The race for a share of the global market will be determined not by corporate officials chanting a green mantra, but by showcasing real green performance and innovative products. "As in basketball, we need to watch their feet, not their mouths," says Dudek.
China should not be committed only to responsible investment. It should learn from one of major development lessons of past three decades, too. Like most other developing country, the Chinese government's agenda has been dominated by economic development since it began its reforms and opening up three decades ago. Even today, some local governments and officials are launching new business projects to gain favor of their superiors.
The central government, however, ended this environmentally harmful practice last year by deciding to link officials' careers to energy saving and emission control. The newly elevated Ministry of Environmental Protection has been attaching green economic tools to loans, securities and insurance to monitor every step of enterprises.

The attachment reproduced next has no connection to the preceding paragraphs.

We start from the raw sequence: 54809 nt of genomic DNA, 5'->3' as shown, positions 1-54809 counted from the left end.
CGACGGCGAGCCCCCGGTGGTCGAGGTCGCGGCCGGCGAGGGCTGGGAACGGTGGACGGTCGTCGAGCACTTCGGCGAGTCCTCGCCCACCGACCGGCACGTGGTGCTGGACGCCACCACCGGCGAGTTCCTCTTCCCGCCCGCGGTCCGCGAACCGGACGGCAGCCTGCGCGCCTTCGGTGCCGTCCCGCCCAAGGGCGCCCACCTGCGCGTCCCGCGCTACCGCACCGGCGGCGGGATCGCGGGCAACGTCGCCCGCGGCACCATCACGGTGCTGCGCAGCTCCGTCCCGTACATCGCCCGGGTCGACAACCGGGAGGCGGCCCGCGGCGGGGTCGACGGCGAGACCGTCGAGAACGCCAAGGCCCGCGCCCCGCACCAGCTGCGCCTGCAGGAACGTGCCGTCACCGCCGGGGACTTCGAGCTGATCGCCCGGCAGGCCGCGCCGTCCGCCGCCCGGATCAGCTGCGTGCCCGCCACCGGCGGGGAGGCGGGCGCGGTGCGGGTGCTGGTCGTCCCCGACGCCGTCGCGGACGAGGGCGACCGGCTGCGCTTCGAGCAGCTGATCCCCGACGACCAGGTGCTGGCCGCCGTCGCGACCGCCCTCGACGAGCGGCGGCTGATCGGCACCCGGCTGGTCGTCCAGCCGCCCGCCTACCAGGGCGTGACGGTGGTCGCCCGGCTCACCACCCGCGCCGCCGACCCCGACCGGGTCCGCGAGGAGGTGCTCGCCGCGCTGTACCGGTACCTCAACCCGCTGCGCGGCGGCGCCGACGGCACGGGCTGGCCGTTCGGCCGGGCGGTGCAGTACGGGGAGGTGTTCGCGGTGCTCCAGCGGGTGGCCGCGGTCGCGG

Another way of looking at "responsible investment" is outward, that is, having a global view. With its economic ties deepening across the world, China has become a stakeholder in many countries and regions. That should serve as a caution call for China and investors in the country who are making money but are encountering big environmental challenges and energy crunch. "As the biggest player at the table, China needs to show the way," Dudek says, and the country has already begun building the foundation.
Economics Nobel laureate and former World Bank chief economist and senior vice-president Joseph Stiglitz says there is also a need to orient China's investments, including investments in innovation, toward saving resources rather than saving labor (the focus of innovation in the West). This is just one part of a broader set of changes, sometimes referred to as "the new economic model". The patterns of consumption and production that have characterized the West are simply not viable. So if they are followed by the emerging countries, the future of our planet will be in jeopardy.
If China takes the lead in transforming its economy, it will have a competitive advantage in new technologies and products that will inevitably dominate (the world market) in the coming decades, Stiglitz says. "In a sense, there is no choice It is the only way that China can have robust, sustainable growth in the coming decades."
(China Daily 04/11/2008 )